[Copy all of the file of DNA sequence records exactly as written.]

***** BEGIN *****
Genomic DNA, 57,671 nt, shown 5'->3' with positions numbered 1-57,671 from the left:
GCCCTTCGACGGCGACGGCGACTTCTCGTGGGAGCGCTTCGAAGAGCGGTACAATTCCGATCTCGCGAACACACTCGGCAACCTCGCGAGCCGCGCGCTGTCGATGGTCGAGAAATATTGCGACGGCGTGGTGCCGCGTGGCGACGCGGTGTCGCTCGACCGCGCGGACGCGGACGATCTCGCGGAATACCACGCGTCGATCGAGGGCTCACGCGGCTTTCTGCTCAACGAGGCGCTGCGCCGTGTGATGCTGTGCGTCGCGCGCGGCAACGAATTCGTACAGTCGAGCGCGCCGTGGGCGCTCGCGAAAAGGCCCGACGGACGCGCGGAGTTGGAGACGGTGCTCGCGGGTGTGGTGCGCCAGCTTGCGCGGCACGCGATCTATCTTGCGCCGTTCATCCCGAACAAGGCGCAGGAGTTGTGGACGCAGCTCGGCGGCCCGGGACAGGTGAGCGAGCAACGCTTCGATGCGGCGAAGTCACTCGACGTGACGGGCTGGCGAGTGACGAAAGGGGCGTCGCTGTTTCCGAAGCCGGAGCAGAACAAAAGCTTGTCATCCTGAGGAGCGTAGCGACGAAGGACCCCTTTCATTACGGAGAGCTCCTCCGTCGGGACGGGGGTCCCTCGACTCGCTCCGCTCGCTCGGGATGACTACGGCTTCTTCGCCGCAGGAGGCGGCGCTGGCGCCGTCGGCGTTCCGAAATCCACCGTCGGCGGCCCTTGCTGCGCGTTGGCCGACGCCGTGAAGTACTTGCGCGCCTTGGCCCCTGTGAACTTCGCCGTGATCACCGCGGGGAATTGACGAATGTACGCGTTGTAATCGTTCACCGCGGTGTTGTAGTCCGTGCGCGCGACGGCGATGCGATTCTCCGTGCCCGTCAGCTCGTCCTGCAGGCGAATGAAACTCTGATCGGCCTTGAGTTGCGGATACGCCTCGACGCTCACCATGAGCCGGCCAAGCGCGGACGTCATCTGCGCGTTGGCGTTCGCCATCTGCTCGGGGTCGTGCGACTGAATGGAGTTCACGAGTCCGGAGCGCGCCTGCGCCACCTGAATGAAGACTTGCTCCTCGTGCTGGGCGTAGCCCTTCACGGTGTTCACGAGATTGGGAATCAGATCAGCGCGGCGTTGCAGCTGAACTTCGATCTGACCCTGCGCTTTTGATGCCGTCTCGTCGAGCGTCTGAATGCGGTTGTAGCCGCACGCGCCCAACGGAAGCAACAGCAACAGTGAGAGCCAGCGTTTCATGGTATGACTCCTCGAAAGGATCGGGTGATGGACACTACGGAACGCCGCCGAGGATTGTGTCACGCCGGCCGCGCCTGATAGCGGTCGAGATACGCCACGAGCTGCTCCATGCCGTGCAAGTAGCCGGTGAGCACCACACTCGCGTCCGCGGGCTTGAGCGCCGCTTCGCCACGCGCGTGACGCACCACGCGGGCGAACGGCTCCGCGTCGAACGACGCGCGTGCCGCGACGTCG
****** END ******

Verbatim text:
Genomic DNA, 57,671 nt, shown 5'->3' with positions numbered 1-57,671 from the left:
GCCCTTCGACGGCGACGGCGACTTCTCGTGGGAGCGCTTCGAAGAGCGGTACAATTCCGATCTCGCGAACACACTCGGCAACCTCGCGAGCCGCGCGCTGTCGATGGTCGAGAAATATTGCGACGGCGTGGTGCCGCGTGGCGACGCGGTGTCGCTCGACCGCGCGGACGCGGACGATCTCGCGGAATACCACGCGTCGATCGAGGGCTCACGCGGCTTTCTGCTCAACGAGGCGCTGCGCCGTGTGATGCTGTGCGTCGCGCGCGGCAACGAATTCGTACAGTCGAGCGCGCCGTGGGCGCTCGCGAAAAGGCCCGACGGACGCGCGGAGTTGGAGACGGTGCTCGCGGGTGTGGTGCGCCAGCTTGCGCGGCACGCGATCTATCTTGCGCCGTTCATCCCGAACAAGGCGCAGGAGTTGTGGACGCAGCTCGGCGGCCCGGGACAGGTGAGCGAGCAACGCTTCGATGCGGCGAAGTCACTCGACGTGACGGGCTGGCGAGTGACGAAAGGGGCGTCGCTGTTTCCGAAGCCGGAGCAGAACAAAAGCTTGTCATCCTGAGGAGCGTAGCGACGAAGGACCCCTTTCATTACGGAGAGCTCCTCCGTCGGGACGGGGGTCCCTCGACTCGCTCCGCTCGCTCGGGATGACTACGGCTTCTTCGCCGCAGGAGGCGGCGCTGGCGCCGTCGGCGTTCCGAAATCCACCGTCGGCGGCCCTTGCTGCGCGTTGGCCGACGCCGTGAAGTACTTGCGCGCCTTGGCCCCTGTGAACTTCGCCGTGATCACCGCGGGGAATTGACGAATGTACGCGTTGTAATCGTTCACCGCGGTGTTGTAGTCCGTGCGCGCGACGGCGATGCGATTCTCCGTGCCCGTCAGCTCGTCCTGCAGGCGAATGAAACTCTGATCGGCCTTGAGTTGCGGATACGCCTCGACGCTCACCATGAGCCGGCCAAGCGCGGACGTCATCTGCGCGTTGGCGTTCGCCATCTGCTCGGGGTCGTGCGACTGAATGGAGTTCACGAGTCCGGAGCGCGCCTGCGCCACCTGAATGAAGACTTGCTCCTCGTGCTGGGCGTAGCCCTTCACGGTGTTCACGAGATTGGGAATCAGATCAGCGCGGCGTTGCAGCTGAACTTCGATCTGACCCTGCGCTTTTGATGCCGTCTCGTCGAGCGTCTGAATGCGGTTGTAGCCGCACGCGCCCAACGGAAGCAACAGCAACAGTGAGAGCCAGCGTTTCATGGTATGACTCCTCGAAAGGATCGGGTGATGGACACTACGGAACGCCGCCGAGGATTGTGTCACGCCGGCCGCGCCTGATAGCGGTCGAGATACGCCACGAGCTGCTCCATGCCGTGCAAGTAGCCGGTGAGCACCACACTCGCGTCCGCGGGCTTGAGCGCCGCTTCGCCACGCGCGTGACGCACCACGCGGGCGAACGGCTCCGCGTCGAACGACGCGCGTGCCGCGACGTCG